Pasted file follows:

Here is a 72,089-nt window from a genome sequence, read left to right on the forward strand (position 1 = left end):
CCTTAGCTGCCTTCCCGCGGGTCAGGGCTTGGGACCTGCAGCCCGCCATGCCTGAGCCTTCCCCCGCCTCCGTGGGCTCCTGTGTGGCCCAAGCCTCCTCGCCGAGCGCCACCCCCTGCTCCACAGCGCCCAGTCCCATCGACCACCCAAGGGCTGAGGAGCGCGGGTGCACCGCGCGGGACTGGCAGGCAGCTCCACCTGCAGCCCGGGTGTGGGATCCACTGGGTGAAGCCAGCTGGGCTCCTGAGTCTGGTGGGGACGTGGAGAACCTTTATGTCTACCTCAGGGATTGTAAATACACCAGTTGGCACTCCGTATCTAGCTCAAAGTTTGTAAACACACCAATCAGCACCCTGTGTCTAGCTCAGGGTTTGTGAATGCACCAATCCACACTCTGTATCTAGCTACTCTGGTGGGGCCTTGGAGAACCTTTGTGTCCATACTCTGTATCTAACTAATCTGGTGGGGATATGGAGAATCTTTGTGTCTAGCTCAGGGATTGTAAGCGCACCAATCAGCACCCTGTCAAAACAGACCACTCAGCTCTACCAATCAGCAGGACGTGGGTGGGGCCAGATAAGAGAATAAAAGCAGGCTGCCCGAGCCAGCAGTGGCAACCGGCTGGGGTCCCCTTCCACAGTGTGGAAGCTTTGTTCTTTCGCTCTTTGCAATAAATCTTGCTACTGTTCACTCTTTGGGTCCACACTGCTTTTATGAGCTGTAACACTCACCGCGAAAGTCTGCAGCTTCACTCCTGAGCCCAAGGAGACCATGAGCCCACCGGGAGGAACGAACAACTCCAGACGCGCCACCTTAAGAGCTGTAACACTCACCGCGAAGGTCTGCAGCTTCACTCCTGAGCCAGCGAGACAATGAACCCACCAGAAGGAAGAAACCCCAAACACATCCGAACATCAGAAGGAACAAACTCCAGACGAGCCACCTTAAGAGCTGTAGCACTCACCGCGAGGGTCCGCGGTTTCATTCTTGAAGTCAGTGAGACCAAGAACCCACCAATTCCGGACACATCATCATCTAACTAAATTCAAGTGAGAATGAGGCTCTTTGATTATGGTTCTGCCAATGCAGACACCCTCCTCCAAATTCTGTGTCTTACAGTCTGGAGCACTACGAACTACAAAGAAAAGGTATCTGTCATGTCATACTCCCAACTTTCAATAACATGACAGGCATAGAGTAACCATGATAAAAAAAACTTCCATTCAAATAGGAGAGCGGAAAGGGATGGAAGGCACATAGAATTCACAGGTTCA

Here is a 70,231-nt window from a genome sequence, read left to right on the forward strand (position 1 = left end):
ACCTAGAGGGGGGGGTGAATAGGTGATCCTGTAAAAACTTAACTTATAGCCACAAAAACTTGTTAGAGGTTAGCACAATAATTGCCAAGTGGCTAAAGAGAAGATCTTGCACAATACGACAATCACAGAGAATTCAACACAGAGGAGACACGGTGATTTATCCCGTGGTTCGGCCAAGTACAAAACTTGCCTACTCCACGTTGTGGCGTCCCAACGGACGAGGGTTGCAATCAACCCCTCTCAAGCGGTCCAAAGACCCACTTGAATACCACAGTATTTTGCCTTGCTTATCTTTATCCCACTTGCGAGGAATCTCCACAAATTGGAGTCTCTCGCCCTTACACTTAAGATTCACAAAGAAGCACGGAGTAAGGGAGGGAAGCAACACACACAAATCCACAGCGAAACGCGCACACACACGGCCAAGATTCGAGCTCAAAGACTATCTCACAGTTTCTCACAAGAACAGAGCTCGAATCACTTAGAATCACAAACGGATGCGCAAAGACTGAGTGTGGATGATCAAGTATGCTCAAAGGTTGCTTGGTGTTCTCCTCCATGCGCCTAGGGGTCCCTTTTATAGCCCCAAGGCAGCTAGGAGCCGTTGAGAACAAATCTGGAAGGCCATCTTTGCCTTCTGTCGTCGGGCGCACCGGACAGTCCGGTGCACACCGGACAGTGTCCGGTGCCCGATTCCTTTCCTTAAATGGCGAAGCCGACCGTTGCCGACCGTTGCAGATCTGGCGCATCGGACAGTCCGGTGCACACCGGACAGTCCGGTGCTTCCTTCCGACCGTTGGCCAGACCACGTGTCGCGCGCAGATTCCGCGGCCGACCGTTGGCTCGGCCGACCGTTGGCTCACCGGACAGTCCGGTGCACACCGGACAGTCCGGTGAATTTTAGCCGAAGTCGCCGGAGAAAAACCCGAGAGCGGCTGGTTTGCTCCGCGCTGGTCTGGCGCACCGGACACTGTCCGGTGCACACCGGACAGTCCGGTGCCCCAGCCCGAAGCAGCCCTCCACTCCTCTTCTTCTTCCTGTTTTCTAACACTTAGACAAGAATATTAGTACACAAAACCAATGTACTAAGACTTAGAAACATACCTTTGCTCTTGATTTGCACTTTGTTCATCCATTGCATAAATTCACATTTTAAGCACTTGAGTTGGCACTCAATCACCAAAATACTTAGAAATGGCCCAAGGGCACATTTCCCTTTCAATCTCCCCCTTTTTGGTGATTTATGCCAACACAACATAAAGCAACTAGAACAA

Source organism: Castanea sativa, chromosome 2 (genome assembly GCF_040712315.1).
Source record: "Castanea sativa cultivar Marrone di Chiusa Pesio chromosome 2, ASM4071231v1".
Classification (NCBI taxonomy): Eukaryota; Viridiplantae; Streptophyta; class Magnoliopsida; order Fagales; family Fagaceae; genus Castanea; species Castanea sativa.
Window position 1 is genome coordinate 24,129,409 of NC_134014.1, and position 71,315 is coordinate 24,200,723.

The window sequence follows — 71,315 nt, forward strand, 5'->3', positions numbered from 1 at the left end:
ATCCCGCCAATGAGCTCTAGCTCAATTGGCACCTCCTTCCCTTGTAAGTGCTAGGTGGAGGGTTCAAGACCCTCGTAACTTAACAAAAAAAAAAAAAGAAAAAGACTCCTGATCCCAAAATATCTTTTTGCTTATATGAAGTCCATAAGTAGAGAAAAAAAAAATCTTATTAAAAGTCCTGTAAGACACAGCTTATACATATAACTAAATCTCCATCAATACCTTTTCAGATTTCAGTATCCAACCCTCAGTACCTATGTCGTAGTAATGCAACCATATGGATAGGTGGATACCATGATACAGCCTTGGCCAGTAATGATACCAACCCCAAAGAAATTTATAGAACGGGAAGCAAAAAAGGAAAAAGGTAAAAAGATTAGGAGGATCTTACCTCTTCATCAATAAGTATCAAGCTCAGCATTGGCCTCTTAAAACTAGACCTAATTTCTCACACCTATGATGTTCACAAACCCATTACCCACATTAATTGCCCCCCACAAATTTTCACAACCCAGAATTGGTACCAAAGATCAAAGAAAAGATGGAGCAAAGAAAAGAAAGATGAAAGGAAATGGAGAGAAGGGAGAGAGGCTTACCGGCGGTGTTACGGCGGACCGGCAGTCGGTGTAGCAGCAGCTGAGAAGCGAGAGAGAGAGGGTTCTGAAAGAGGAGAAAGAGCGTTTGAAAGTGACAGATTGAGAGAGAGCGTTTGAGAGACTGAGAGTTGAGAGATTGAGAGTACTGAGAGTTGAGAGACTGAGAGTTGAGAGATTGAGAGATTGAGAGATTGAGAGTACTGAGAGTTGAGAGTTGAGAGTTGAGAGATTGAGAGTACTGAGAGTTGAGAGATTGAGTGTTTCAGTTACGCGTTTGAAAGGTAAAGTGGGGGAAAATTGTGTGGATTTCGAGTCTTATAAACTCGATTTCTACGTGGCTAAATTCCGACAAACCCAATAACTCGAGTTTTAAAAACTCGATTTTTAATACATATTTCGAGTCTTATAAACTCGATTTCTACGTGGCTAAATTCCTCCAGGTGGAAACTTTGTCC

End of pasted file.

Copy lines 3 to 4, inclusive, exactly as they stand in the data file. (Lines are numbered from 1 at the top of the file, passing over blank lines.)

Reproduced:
Here is a 70,231-nt window from a genome sequence, read left to right on the forward strand (position 1 = left end):
ACCTAGAGGGGGGGGTGAATAGGTGATCCTGTAAAAACTTAACTTATAGCCACAAAAACTTGTTAGAGGTTAGCACAATAATTGCCAAGTGGCTAAAGAGAAGATCTTGCACAATACGACAATCACAGAGAATTCAACACAGAGGAGACACGGTGATTTATCCCGTGGTTCGGCCAAGTACAAAACTTGCCTACTCCACGTTGTGGCGTCCCAACGGACGAGGGTTGCAATCAACCCCTCTCAAGCGGTCCAAAGACCCACTTGAATACCACAGTATTTTGCCTTGCTTATCTTTATCCCACTTGCGAGGAATCTCCACAAATTGGAGTCTCTCGCCCTTACACTTAAGATTCACAAAGAAGCACGGAGTAAGGGAGGGAAGCAACACACACAAATCCACAGCGAAACGCGCACACACACGGCCAAGATTCGAGCTCAAAGACTATCTCACAGTTTCTCACAAGAACAGAGCTCGAATCACTTAGAATCACAAACGGATGCGCAAAGACTGAGTGTGGATGATCAAGTATGCTCAAAGGTTGCTTGGTGTTCTCCTCCATGCGCCTAGGGGTCCCTTTTATAGCCCCAAGGCAGCTAGGAGCCGTTGAGAACAAATCTGGAAGGCCATCTTTGCCTTCTGTCGTCGGGCGCACCGGACAGTCCGGTGCACACCGGACAGTGTCCGGTGCCCGATTCCTTTCCTTAAATGGCGAAGCCGACCGTTGCCGACCGTTGCAGATCTGGCGCATCGGACAGTCCGGTGCACACCGGACAGTCCGGTGCTTCCTTCCGACCGTTGGCCAGACCACGTGTCGCGCGCAGATTCCGCGGCCGACCGTTGGCTCGGCCGACCGTTGGCTCACCGGACAGTCCGGTGCACACCGGACAGTCCGGTGAATTTTAGCCGAAGTCGCCGGAGAAAAACCCGAGAGCGGCTGGTTTGCTCCGCGCTGGTCTGGCGCACCGGACACTGTCCGGTGCACACCGGACAGTCCGGTGCCCCAGCCCGAAGCAGCCCTCCACTCCTCTTCTTCTTCCTGTTTTCTAACACTTAGACAAGAATATTAGTACACAAAACCAATGTACTAAGACTTAGAAACATACCTTTGCTCTTGATTTGCACTTTGTTCATCCATTGCATAAATTCACATTTTAAGCACTTGAGTTGGCACTCAATCACCAAAATACTTAGAAATGGCCCAAGGGCACATTTCCCTTTCAATCTCCCCCTTTTTGGTGATTTATGCCAACACAACATAAAGCAACTAGAACAA